Democrats and Republicans in the U.S. Congress remain deadlocked Friday on the fourth day of a partial government shutdown triggered by their failure to agree on a spending bill.
U.S. House of Representatives Speaker John Boehner and other House Republicans demanded Friday that Democrats sit down and negotiate a solution to the shutdown.
"This isn't some damn game. The American people don't want their government shut down and neither do I. All we're asking for is to sit down and have a discussion and to bring fairness, reopen the government and bring fairness to the American people under Obamacare."
The government closed Tuesday after the Republican-controlled House and the Democratic-led Senate could not agree on a budget. The Republicans' desire to change U.S. President Barack Obama's signature health care law has stalled a short-term, normally routine spending bill.
The shutdown has furloughed more than 800,000 government workers, about a third of the federal work force.
Senate Agriculture Committee Chairwoman Debbie Stabenow told a news conference Friday the shutdown has hurt the ability of the National Institutes of Health, the Centers for Disease Control and Prevention and the Food and Drug Administration to perform their jobs. She and other Senate Democrats slammed the shutdown, which they blame on Republicans, for hurting Americans' health and safety.
Stabenow, Senate Appropriations Chairwoman Barbara Mikulski, and chairman of the Senate health committee Tom Harkin said the government could re-open immediately if Boehner allows the House to vote on a spending bill that does not include changes to the health care program. All three senators criticized House Republicans' attempts at a "piecemeal" approach to ending the shutdown, saying the entire government needs to be re-opened, not just some agencies in some places.
Federal workers classified as essential employees, such as air traffic controllers, Border Patrol agents and many food inspectors continue to work, as do many in the U.S. broadcasting services, including VOA.
But the partial government shutdown is taking a toll.
The White House announced late Thursday that President Obama had decided to cancel his upcoming visits to Indonesia and Brunei in the face of the shutdown. He had originally been scheduled for a four-nation, week-long trip to Asia, but canceled visits to Malaysia and the Philippines earlier this week because of the budget standoff with Republicans.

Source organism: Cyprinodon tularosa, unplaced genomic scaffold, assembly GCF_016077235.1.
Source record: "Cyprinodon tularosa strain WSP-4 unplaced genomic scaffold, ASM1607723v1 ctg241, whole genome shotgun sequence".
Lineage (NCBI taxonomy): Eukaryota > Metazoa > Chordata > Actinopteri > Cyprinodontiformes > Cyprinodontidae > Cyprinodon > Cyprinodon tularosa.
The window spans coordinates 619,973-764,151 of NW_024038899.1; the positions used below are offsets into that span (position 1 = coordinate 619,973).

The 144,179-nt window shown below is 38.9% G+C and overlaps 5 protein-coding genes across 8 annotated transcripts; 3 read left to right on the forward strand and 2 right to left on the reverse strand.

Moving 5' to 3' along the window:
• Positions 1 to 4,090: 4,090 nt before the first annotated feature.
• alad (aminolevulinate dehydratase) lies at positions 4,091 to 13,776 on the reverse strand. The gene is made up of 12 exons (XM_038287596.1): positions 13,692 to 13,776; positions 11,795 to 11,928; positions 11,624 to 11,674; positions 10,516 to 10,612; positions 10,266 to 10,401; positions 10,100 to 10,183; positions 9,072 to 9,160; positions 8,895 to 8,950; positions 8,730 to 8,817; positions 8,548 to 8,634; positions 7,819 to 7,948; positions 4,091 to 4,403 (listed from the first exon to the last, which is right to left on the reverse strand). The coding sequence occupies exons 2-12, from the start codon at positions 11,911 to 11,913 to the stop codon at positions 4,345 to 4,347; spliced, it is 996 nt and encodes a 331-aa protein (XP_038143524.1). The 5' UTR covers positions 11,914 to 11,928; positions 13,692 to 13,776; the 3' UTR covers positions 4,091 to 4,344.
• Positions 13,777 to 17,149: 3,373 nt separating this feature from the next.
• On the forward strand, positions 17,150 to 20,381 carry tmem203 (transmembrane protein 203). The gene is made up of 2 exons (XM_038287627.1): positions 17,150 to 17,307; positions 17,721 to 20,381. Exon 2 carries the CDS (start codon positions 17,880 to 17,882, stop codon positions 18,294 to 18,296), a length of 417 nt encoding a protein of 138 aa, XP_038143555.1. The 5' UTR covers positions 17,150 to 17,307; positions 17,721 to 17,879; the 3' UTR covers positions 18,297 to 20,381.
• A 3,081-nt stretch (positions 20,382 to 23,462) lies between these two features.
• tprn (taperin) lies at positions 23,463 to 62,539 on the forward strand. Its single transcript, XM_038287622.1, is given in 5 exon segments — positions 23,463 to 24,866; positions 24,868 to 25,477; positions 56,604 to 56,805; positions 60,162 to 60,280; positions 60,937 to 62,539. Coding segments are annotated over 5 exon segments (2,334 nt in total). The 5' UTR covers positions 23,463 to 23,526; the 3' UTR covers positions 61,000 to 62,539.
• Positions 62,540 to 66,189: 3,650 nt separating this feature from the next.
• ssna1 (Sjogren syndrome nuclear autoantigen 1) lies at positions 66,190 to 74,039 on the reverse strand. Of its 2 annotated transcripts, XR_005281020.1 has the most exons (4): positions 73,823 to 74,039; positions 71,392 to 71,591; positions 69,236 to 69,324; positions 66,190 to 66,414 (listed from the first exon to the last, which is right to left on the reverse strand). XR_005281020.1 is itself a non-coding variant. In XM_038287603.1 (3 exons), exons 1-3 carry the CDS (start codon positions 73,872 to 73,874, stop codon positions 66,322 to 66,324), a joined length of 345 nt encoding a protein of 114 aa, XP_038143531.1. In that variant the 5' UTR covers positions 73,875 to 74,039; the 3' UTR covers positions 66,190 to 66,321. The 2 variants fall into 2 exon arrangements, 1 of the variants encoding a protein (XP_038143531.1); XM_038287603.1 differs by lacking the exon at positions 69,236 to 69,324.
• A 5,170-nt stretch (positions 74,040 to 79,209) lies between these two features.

The White House said the president is determined to continue pressuring Republicans to allow a vote on a clean spending bill.
"There will be no negotiations over this. The American people are not pawns in some political game. You do not get to demand some ransom in exchange for keeping the government running. You do not get to demand ransom in exchange for keeping the economy running. You don't get to demand ransom for doing your most basic job."
The White House says Secretary of State John Kerry will lead U.S. delegations to Indonesia, Brunei, Malaysia and the Philippines. Kerry will attend the APEC summit in Bali in place of the president.
Earlier Thursday, President Obama said a simple bill to fund the government with no other issues attached -- including his signature health care plan, nicknamed "Obamacare" -- would pass the House of Representatives. Mr. Obama accused Republican House Speaker Boehner of catering to a small group of what he called conservative, Republican extremists who want to defund or delay the health care plan.
But House Republicans, including House Majority Leader Eric Cantor, blame the president and Democrats for refusing to negotiate or pass any bills to reopen parts of the government while the two sides work out their differences.
"Now the president continues to refuse to sit down with us Republicans, and sadly, that is a hallmark of his presidency."
Senate Majority Leader Harry Reid told CNN television Thursday that it was House Speaker Boehner who reneged on a promise to allow a vote on a clean funding bill, even after Democrats agreed to accept Republican spending levels.
With the shutdown prompting Mr. Obama to cancel his Asia trip, he will be missing the second APEC summit in a row. VOA White House correspondent Dan Robinson reports this might raise doubts about the U.S. commitment to the Asia-Pacific region.
"As you know, President Obama was not able to go to the APEC summit in Vladivostok last year because of the U.S. presidential election campaign. This is bound to raise further questions in Asia among those who are questioning U.S. commitment not only to the strategic pivot but to the whole regional focus or rebalancing of U.S. economic interests in the region."